Drug-related crime in Mexico City has been very low compared to other regions in Mexico. It’s easy for Americans to clump all of Mexico together, but remember that Mexico City is 500 miles from the closest border and more than 1000 miles from Ciudad Juárez. An analogy might be helpful: if there were sudden riots and crime problems in Atlanta would you alter your travel plans to Washington, D.C. that is more than 500 miles away? The drug problems are real and Americans should exercise care in certain regions, but this is not affecting Mexico City.
Mexico City is the third-largest city in the world and so naturally it has the problems of crime and corruption that abound in any large city. These problems are worse at night and some areas are well known to be more dangerous than others. The important thing is to be careful and exercise common-sense precautions. As Christians, we look at the crime problem as both a danger to avoid and as evidence of the city’s deep need for the gospel.
The Avance program has served the Mexican church for almost 50 years hosting short term missionaries in Mexico City. During these years we have watched the city grow and have learned from experience what safety precautions are necessary to keep summer participants safe. These are all reviewed during the Orientation that takes place during the first three days of the program.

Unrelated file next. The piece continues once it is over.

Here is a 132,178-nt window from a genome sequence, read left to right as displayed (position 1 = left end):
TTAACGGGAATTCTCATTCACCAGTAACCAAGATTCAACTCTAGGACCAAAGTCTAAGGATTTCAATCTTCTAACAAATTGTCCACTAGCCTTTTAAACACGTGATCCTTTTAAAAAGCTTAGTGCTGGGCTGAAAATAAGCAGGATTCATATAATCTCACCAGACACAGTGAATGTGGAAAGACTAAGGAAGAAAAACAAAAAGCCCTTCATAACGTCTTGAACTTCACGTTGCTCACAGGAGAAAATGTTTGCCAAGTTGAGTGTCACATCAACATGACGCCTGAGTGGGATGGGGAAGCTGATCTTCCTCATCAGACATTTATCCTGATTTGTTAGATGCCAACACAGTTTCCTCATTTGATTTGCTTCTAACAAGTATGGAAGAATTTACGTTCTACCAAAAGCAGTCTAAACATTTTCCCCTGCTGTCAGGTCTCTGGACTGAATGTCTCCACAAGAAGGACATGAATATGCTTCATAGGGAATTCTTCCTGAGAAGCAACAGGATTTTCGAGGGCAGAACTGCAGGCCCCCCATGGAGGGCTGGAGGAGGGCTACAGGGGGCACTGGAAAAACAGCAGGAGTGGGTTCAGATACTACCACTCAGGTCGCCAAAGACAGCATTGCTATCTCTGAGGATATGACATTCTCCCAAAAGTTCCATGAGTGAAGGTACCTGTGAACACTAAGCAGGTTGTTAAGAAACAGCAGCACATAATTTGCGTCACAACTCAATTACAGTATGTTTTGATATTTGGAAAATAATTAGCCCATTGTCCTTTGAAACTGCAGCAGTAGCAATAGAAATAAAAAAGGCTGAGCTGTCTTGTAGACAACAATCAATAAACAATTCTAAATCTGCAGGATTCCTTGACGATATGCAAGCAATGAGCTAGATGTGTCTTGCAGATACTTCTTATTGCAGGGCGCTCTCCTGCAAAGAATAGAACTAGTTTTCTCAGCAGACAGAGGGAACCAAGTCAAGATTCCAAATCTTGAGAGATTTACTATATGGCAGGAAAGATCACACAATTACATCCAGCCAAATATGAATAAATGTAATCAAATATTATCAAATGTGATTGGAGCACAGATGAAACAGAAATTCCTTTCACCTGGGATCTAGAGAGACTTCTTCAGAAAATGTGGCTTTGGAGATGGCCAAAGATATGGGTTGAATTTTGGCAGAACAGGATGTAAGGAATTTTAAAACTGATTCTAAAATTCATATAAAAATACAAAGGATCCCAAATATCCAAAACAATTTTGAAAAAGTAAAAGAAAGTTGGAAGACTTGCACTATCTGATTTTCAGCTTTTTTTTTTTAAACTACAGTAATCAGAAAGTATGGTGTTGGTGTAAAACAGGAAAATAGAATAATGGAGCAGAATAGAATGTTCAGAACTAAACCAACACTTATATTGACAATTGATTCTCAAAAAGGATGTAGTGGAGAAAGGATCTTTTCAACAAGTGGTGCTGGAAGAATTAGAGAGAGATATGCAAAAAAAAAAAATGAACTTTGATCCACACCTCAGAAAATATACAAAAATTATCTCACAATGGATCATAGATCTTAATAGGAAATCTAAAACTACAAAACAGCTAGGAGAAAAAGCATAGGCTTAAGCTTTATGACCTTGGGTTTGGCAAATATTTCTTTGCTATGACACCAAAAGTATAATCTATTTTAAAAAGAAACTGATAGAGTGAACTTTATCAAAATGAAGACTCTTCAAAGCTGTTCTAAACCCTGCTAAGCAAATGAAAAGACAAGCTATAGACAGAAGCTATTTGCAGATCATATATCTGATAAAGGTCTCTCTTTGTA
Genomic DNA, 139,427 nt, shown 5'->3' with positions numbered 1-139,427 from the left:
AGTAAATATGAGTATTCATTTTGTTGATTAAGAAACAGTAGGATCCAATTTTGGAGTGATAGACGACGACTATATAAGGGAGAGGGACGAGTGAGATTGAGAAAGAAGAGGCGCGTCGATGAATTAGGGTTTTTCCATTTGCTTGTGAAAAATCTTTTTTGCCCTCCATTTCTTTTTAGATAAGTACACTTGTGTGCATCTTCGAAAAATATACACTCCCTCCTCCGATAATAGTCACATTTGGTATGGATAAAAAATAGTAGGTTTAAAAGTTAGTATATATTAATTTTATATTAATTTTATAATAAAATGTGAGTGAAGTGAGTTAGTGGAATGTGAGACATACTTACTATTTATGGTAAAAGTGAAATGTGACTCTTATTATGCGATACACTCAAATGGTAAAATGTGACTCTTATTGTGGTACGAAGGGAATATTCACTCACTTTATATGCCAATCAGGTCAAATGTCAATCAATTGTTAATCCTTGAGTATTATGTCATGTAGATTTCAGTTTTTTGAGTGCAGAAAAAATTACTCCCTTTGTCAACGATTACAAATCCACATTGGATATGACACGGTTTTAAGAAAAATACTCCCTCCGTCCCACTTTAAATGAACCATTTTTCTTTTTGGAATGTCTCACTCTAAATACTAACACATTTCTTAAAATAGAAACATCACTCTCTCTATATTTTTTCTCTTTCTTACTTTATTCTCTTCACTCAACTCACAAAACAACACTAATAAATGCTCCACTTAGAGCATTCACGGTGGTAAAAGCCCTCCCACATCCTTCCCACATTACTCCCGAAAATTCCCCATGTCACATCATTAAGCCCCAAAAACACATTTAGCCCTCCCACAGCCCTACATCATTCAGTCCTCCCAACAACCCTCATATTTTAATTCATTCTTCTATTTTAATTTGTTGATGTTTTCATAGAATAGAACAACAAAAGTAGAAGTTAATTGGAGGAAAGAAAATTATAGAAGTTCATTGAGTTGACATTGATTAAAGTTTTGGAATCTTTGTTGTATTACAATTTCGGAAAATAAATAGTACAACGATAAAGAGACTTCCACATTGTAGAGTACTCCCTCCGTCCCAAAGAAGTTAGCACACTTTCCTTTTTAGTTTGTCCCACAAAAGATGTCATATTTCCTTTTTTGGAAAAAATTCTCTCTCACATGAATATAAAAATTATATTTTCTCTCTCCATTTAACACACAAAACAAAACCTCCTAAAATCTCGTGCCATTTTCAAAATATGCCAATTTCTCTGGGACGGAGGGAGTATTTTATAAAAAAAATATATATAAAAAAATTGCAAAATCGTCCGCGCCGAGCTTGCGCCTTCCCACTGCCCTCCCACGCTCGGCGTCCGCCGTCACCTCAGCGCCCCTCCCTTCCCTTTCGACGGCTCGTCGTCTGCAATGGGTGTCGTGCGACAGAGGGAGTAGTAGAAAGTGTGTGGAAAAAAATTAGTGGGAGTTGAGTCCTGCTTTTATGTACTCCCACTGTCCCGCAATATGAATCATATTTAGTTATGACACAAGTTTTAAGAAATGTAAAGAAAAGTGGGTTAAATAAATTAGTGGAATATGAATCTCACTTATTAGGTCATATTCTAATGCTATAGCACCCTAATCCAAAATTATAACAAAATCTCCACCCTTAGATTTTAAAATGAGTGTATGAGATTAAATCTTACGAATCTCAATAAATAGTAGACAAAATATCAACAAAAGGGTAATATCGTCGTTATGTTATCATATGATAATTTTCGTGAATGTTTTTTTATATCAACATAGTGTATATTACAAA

Avance participants are encouraged to travel in pairs when possible. They have a nightly curfew at 9:30 pm unless they are accompanied by their Mexican family or church members. Furthermore, they are encouraged to arrive at home before dark. We also give tips on how Avance participants can avoid looking like tourists in how they dress, what they carry and how they act in public places. We teach them how to use public transportation and to always be aware of their surroundings. All valuables (including passports and credit/debit cards) are placed in a safe upon arrival and participants only carry the money and items they will need for the day. We discourage using taxis, but if a taxi is needed we recommend a phone taxi service which is much safer than flagging a taxi on the street. Furthermore, we encourage participants to register their travel with their respective embassies or consulates: American citizens may register their travel plans to Mexico through the U.S. State Department’s travel registration website: https://step.state.gov/ Canadians can register their travel at: https://travel.gc.ca/travelling/registration